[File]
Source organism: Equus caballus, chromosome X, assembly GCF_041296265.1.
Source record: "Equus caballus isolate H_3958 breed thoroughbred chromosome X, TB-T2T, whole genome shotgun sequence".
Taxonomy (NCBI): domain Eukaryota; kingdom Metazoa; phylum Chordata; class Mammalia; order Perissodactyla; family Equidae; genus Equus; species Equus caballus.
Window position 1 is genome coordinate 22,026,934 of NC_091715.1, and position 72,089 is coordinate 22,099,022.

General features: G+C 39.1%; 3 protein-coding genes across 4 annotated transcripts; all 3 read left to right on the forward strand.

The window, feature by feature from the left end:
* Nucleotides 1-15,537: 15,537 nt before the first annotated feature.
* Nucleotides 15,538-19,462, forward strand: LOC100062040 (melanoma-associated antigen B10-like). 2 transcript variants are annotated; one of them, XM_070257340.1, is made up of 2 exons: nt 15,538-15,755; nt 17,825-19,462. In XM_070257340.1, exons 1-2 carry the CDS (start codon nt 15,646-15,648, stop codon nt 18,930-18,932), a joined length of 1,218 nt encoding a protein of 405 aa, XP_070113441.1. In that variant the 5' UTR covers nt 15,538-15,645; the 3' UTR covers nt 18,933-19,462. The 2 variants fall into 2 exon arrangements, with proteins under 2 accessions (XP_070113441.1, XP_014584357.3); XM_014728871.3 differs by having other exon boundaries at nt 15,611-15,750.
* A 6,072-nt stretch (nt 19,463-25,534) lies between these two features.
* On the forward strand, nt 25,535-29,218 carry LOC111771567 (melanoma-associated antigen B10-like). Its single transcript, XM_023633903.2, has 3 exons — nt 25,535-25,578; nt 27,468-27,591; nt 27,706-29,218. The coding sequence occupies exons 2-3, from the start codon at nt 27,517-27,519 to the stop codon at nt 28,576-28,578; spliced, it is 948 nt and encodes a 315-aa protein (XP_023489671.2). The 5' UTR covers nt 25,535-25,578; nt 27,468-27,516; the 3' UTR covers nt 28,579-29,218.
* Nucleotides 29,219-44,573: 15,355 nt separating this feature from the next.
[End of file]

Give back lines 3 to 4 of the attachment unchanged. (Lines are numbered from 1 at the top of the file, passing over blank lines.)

Taxonomy (NCBI): domain Eukaryota; kingdom Metazoa; phylum Chordata; class Mammalia; order Perissodactyla; family Equidae; genus Equus; species Equus caballus.
Window position 1 is genome coordinate 22,026,934 of NC_091715.1, and position 72,089 is coordinate 22,099,022.